Confession of Judgment • Fair Market Value • Deficiency Judgment • Interest

Liberty Philadelphia REO, L.P. v. EFL Partners V, L.P., PICS Case No.14-0336 (Pa.Super. March 3, 2104) Strassburger, J. (11 pages).

In a case arising out of a confession of judgment and sale of real property, EFL appealed from the order which granted Liberty’s petition to fix the fair market value of the real properties and entered a deficiency judgment against EFL. Affirmed in part, vacated in part and remanded.

EFL presented two issues for review: did the trial court err or abuse its discretion in relying on the bulk wholesale method to determine the fair market value of the condominiums and did the court err or abuse its discretion in awarding a deficiency judgment that contained an excessive interest component.

EFL argued that Liberty’s expert testimony for the fair market value of the condominiums was entitled to no credence because it used a valuation methodology that was specifically rejected in Cheltenham. EFL also argued that by not accepting the complete report of either appraiser and setting a value somewhere between the two reports, the court’s value was not “grounded in the actual evidence of record.” Liberty’s expert used “developmental analysis” to value the properties and concluded that the fair market value was $6,000,000. ELF’s expert used a “sales comparison approach” and concluded that the fair market value was $12,750,000. The trial court found a fair market value of $8,400,000. There was no question that the approaches of both appraisers were acceptable forms of valuing property under these circumstances. Where these experts differed, it was appropriate for the court to resolve the conflict. Thus, there was sufficient evidence of record for the trial court’s determination of fair market value.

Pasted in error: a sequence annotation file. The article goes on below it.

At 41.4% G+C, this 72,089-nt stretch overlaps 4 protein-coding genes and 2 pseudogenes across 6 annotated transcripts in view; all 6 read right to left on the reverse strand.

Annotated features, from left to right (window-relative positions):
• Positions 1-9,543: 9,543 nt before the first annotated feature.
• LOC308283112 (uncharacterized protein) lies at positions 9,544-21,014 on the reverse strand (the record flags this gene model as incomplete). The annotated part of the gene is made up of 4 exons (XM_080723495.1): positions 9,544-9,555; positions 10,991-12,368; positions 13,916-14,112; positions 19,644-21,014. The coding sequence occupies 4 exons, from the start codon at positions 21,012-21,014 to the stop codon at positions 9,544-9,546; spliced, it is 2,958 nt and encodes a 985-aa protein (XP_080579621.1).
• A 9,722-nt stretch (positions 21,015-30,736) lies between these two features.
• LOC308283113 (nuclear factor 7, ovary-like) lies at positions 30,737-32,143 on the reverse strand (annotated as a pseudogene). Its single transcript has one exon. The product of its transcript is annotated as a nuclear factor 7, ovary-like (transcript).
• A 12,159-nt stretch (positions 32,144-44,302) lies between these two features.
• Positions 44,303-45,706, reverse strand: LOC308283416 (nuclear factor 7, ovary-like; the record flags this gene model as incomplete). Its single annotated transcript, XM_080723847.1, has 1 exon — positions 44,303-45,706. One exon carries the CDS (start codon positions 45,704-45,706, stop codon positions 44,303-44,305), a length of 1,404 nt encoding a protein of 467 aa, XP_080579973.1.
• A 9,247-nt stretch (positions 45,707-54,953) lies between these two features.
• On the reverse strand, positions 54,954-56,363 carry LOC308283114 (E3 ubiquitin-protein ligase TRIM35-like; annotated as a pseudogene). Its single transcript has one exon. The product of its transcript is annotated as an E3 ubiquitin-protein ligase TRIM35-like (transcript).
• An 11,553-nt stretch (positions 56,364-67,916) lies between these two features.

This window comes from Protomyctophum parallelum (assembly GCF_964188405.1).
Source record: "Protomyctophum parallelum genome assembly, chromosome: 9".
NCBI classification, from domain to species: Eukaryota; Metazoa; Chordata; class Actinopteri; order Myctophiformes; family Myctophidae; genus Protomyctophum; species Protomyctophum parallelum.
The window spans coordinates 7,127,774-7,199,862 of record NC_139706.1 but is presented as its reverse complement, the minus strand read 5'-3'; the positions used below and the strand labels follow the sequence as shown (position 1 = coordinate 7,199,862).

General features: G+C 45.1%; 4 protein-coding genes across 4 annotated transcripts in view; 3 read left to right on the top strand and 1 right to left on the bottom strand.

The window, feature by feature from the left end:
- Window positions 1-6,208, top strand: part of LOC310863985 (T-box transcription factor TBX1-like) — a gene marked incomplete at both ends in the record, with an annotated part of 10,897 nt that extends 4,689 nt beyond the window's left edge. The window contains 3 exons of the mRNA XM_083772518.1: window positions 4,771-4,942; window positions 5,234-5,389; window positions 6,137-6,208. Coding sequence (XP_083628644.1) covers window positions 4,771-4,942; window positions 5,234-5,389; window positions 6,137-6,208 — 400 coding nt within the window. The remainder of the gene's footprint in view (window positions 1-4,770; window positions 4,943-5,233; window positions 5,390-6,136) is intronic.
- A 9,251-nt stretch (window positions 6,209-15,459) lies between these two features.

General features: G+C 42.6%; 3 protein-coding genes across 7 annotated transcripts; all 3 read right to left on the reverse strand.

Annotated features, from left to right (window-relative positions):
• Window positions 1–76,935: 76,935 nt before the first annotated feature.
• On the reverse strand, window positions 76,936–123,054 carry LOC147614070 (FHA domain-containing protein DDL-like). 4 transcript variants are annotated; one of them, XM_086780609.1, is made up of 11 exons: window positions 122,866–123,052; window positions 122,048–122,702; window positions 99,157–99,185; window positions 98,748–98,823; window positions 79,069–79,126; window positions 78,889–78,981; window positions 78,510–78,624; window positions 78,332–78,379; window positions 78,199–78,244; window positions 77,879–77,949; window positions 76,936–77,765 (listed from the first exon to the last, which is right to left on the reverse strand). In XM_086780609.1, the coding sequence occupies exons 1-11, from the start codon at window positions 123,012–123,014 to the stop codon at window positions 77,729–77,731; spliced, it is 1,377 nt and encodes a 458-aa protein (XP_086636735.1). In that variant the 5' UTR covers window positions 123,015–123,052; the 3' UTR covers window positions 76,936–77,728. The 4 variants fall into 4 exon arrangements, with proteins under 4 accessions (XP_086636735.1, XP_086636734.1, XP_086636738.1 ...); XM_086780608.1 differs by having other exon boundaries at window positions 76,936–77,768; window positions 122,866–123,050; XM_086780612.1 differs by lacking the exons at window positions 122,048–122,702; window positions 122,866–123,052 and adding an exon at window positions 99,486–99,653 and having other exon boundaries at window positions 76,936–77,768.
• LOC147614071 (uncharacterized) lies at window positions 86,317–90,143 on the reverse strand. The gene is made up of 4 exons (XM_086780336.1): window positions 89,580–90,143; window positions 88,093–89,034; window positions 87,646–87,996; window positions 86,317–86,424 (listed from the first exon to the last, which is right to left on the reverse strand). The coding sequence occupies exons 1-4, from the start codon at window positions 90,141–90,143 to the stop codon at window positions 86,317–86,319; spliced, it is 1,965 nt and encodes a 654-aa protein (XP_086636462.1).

Liberty’s argument that EFL had waived the issue of the interest on the deficiency judgment on appeal was without merit. Despite Liberty’s contention that EFL should have raised the issue in its appeal from the July 12, 2011 order, the issue was not ripe for appeal until the trial court calculated the deficiency judgment in a Feb. 19, 2013 order, at which time EFL appealed the order.

EFL argued that the trial court erred in continuing to apply the $2,444.31 per diem interest amount for the time following the sheriff’s sale even though the amount of the unpaid judgment significantly decreased as of the sheriff’s sale and the property Liberty obtained at the sale. The court agreed that the $2,444.31 per diem interest rate was only effective from the date of the confessed judgment, Jan. 5, 2010, to the date of the sheriff’s sale, Oct. 5, 2010.

The fair market value determination was affirmed, the interest judgment was vacated and the matter was remanded for further proceedings.